But what the timing of that prosecution and Gavin allege happened after the film is bizarre, almost unbelievable. For, it was then, according to Sneddon and Gavin, that Jackson took the 13-year-old into his bed and molested him sexually.
Speaking on the witness stand, the boy, now a 15-year-old teenager, described his ordeal. He said he'd been given pornography and alcohol by Jackson. Then, Gavin said, confirming an interview with the police that was videotaped and shown to jurors in the court room, Jackson had masturbated him to orgasm.
At that point, it seemed that the singer's defence lawyer, Thomas Mesereau—known in California as the "attorney to the stars"—had an impossible task, so convincing was Gavin. But Mesereau proved that he was worth the estimated $10,000 a day that he was charging Jackson. "What he (Mesereau) did was classic," says former prosecutor Susan Filan. "He attacked Gavin Arviso's credibility, suggested that his mother had coached him to lie, that the family was after Jackson for his money. The cross-examination was very, very tough."
But then the prosecution went one better. District attorney Sneddon won a ruling from Judge Rodney Melville that other allegations of child abuse could be raised during the trial. The intent, Sneddon argued, was to show that Jackson was a serial paedophile with a history of grooming young boys for sex. So, the court heard of five other cases involving the alleged molestation of children.There was powerful testimony from a now 24-year-old Christian lay preacher whose mother was the maid at Neverland who'd taken money from Jackson to drop abuse allegations. There was Home Alone star Macauley Culkin, who has always denied that his close friendship with Jackson included sex but has a troubled life that could be seen by jurors as indicative that he'd been abused as a child.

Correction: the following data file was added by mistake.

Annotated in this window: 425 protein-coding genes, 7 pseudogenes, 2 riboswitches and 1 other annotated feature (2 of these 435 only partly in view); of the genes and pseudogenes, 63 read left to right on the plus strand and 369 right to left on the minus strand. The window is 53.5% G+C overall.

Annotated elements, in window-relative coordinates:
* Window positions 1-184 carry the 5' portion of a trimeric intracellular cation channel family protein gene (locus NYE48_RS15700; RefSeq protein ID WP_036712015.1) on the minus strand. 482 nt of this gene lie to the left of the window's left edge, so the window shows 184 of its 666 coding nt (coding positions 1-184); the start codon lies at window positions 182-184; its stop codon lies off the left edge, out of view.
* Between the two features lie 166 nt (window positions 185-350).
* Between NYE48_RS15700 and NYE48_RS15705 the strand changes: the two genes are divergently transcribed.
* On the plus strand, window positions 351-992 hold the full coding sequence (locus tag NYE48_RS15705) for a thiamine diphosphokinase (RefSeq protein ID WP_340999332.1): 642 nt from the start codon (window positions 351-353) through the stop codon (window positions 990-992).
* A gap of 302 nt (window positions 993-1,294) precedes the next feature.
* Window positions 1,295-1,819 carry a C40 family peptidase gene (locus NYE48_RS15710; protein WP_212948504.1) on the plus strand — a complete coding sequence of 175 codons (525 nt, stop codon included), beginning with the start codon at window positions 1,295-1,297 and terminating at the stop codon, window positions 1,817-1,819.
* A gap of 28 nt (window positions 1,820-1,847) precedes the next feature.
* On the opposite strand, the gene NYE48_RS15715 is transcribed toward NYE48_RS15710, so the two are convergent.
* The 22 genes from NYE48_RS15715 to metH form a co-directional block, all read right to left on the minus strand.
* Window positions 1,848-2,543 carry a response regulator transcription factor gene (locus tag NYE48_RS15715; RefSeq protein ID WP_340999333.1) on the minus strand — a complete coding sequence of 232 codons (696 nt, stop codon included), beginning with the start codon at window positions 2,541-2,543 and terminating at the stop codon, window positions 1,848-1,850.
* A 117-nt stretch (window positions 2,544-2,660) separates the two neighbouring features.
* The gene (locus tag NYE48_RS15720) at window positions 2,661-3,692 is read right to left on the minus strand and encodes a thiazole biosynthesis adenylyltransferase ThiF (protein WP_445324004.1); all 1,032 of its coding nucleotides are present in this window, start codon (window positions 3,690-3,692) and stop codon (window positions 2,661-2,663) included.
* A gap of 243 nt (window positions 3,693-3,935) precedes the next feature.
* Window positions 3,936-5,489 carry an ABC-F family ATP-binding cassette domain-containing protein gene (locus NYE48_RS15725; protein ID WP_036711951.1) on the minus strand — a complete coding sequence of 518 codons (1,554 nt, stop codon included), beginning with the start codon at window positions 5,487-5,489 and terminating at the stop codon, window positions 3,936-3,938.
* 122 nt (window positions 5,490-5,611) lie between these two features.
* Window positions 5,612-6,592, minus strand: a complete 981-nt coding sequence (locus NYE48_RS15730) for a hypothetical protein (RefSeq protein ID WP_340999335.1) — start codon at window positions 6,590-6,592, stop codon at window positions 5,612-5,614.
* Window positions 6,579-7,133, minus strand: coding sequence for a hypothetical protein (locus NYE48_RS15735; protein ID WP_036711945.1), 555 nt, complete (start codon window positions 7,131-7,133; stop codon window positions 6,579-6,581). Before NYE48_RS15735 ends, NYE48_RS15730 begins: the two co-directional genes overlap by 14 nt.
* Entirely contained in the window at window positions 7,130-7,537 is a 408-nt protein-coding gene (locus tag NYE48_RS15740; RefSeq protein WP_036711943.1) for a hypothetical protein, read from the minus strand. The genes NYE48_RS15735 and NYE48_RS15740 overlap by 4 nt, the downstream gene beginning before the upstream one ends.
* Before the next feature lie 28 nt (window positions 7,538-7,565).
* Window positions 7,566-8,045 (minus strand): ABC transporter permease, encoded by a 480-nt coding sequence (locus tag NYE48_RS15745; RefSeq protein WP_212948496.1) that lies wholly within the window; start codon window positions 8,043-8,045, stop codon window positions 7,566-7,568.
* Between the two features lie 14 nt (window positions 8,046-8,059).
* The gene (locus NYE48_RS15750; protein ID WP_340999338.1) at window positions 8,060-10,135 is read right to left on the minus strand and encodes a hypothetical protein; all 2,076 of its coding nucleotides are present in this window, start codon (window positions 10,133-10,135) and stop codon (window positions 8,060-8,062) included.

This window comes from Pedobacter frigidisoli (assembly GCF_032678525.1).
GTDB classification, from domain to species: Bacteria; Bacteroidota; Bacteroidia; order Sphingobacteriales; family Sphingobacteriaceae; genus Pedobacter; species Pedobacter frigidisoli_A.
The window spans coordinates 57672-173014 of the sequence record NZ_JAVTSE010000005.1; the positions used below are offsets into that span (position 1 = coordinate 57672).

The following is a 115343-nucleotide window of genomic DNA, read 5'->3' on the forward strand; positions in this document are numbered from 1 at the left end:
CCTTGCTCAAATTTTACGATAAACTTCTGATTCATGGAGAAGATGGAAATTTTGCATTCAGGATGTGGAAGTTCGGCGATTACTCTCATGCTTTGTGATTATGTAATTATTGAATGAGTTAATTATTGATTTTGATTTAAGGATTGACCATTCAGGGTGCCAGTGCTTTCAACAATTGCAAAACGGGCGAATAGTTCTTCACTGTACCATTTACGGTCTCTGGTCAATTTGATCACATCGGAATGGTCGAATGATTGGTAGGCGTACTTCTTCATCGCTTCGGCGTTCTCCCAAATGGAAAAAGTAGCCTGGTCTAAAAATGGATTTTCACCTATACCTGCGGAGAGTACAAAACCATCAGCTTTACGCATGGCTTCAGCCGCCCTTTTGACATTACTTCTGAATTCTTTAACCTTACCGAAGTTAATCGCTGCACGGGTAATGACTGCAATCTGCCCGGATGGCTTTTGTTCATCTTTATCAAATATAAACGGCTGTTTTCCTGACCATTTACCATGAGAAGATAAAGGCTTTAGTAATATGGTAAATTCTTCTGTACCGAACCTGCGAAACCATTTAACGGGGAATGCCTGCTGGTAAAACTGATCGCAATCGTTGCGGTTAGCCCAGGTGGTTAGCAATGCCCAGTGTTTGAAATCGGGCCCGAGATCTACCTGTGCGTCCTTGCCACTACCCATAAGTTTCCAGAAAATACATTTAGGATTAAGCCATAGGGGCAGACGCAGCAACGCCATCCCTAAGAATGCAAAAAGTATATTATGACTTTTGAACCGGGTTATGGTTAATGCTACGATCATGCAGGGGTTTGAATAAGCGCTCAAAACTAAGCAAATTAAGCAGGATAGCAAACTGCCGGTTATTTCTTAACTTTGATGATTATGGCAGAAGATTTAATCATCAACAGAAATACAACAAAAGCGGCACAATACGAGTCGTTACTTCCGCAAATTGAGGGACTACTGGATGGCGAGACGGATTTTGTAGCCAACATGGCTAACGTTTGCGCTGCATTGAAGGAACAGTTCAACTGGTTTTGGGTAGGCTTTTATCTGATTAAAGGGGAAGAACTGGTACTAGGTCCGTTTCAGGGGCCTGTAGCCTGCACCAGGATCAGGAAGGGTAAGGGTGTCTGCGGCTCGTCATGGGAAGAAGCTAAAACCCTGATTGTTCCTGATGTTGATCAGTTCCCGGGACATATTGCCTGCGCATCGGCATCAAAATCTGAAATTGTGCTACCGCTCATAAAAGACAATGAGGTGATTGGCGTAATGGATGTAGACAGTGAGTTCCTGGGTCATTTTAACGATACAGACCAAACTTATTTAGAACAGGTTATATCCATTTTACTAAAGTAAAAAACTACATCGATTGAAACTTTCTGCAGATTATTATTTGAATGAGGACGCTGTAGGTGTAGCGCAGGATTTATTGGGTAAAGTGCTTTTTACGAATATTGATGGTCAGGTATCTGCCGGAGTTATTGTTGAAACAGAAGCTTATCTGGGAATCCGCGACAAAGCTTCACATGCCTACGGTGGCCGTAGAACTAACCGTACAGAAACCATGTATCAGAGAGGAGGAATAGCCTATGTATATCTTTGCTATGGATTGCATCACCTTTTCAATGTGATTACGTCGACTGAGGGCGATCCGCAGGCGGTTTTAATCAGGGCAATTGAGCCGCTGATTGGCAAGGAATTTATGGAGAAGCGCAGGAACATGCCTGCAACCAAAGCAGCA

Then there was June Chandler, Jordy Chandler's mother, who disclosed that she'd not seen her son since winning the $23 million settlement. The boy lives with his father and refuses to meet his mother. She admitted to allowing Jackson and Jordy to sleep together. Sobbing, she told the court, "If I could have him back, I'd do it differently, I'd refuse the money, I'd go to the police."